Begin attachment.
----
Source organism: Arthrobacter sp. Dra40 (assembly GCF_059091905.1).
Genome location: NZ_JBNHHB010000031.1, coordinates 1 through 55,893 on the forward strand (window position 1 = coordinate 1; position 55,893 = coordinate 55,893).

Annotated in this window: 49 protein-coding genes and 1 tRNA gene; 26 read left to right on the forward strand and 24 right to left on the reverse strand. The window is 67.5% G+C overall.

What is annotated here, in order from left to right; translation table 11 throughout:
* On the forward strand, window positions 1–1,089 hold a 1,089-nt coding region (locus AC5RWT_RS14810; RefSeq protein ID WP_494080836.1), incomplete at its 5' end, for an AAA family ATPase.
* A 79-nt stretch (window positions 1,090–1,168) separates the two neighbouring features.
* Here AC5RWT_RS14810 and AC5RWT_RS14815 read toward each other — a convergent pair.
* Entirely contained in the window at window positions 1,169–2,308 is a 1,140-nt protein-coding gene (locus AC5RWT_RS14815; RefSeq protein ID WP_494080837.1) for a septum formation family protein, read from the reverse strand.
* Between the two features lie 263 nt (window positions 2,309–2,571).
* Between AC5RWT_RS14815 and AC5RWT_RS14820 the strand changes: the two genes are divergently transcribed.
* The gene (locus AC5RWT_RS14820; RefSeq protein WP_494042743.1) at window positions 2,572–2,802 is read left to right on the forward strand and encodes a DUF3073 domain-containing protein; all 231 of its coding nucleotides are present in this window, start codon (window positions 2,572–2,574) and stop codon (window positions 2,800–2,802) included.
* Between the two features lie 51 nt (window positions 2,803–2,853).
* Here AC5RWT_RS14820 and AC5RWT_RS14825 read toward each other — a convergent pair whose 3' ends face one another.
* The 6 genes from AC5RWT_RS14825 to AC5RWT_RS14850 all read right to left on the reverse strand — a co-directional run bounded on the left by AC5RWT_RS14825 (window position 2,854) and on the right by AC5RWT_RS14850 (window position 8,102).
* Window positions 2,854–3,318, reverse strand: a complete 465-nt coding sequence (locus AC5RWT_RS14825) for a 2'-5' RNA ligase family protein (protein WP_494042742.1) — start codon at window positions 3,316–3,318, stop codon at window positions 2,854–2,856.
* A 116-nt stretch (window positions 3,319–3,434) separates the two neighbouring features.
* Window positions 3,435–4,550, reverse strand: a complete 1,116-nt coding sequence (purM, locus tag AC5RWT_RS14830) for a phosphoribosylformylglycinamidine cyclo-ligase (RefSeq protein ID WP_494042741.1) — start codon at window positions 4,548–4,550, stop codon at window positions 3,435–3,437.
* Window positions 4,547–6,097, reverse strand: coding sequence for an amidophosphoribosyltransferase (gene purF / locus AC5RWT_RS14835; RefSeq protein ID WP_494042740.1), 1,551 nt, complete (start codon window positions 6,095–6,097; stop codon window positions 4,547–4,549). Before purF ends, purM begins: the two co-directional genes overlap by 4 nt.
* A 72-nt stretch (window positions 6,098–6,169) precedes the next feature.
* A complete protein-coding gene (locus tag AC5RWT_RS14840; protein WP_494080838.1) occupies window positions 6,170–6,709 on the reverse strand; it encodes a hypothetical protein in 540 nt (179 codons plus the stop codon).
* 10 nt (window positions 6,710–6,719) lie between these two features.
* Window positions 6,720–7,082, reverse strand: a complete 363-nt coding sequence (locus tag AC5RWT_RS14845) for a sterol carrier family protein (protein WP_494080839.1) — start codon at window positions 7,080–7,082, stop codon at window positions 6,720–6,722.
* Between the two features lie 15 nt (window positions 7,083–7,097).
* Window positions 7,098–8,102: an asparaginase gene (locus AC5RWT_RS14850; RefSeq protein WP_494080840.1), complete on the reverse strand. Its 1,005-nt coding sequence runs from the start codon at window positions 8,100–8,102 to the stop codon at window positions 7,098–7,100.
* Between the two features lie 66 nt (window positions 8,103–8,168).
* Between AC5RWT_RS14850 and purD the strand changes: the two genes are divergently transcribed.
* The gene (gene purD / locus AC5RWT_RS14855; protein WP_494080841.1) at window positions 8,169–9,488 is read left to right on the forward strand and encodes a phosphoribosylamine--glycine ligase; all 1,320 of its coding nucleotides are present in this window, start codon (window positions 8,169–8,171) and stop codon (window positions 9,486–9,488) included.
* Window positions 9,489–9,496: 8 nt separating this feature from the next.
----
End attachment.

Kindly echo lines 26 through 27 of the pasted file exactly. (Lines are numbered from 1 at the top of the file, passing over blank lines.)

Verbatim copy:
* Between AC5RWT_RS14850 and purD the strand changes: the two genes are divergently transcribed.
* The gene (gene purD / locus AC5RWT_RS14855; protein WP_494080841.1) at window positions 8,169–9,488 is read left to right on the forward strand and encodes a phosphoribosylamine--glycine ligase; all 1,320 of its coding nucleotides are present in this window, start codon (window positions 8,169–8,171) and stop codon (window positions 9,486–9,488) included.